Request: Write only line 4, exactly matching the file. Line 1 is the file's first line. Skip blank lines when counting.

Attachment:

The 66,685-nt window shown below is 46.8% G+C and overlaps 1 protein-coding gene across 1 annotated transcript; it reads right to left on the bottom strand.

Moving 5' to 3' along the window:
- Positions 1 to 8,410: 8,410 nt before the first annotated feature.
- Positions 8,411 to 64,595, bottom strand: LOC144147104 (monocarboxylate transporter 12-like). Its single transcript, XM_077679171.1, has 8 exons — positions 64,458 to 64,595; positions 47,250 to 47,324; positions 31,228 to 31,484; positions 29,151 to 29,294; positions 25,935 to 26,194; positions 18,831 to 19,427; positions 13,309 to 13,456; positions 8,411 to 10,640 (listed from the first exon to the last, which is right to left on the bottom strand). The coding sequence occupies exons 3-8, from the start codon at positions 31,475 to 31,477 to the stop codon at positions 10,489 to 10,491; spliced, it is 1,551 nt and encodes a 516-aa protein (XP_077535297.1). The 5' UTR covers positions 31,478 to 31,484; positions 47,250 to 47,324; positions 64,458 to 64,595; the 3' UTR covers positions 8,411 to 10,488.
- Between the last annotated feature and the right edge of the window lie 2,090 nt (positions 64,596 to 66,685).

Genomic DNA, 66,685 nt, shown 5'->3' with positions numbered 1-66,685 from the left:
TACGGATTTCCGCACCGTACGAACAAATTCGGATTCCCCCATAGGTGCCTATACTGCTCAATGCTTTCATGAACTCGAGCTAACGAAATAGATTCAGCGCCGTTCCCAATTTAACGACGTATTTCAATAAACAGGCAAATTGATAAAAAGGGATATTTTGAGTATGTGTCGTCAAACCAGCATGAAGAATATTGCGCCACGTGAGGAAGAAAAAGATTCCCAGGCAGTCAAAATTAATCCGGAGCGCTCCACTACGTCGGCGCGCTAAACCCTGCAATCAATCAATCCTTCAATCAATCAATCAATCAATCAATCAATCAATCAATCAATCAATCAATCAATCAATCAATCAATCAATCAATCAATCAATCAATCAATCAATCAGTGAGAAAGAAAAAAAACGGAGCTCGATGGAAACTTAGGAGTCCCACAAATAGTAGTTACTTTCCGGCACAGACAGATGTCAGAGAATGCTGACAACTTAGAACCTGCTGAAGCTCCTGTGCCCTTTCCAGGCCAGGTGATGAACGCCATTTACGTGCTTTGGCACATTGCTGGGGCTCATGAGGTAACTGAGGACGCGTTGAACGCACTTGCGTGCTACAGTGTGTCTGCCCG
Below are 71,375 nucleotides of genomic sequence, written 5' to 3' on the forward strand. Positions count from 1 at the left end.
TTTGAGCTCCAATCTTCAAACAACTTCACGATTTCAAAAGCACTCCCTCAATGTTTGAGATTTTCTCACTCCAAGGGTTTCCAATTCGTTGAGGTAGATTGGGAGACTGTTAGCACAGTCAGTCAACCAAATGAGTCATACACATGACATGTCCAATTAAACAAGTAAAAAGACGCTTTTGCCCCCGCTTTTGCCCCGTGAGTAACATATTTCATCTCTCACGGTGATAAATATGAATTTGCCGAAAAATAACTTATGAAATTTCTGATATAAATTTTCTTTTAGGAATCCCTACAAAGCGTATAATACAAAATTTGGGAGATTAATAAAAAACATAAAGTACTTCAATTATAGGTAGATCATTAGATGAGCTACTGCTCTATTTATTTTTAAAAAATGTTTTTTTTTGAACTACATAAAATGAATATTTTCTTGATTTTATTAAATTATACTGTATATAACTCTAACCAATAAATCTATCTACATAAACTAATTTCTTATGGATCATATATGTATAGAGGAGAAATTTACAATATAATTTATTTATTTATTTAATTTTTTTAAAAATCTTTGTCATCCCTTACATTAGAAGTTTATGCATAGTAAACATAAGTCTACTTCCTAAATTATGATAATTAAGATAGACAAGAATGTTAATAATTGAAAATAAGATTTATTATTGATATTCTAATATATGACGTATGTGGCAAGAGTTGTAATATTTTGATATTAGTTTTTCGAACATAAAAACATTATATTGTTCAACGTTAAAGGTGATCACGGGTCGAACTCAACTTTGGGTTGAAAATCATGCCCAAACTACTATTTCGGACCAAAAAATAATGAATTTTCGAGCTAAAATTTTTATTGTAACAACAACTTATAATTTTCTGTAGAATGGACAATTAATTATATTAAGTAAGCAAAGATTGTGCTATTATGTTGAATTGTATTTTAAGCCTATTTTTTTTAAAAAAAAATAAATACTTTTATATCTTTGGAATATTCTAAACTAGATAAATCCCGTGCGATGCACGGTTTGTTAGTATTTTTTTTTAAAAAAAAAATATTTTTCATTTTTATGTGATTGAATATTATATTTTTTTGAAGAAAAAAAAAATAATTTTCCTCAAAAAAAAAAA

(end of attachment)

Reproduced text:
- Positions 8,411 to 64,595, bottom strand: LOC144147104 (monocarboxylate transporter 12-like). Its single transcript, XM_077679171.1, has 8 exons — positions 64,458 to 64,595; positions 47,250 to 47,324; positions 31,228 to 31,484; positions 29,151 to 29,294; positions 25,935 to 26,194; positions 18,831 to 19,427; positions 13,309 to 13,456; positions 8,411 to 10,640 (listed from the first exon to the last, which is right to left on the bottom strand). The coding sequence occupies exons 3-8, from the start codon at positions 31,475 to 31,477 to the stop codon at positions 10,489 to 10,491; spliced, it is 1,551 nt and encodes a 516-aa protein (XP_077535297.1). The 5' UTR covers positions 31,478 to 31,484; positions 47,250 to 47,324; positions 64,458 to 64,595; the 3' UTR covers positions 8,411 to 10,488.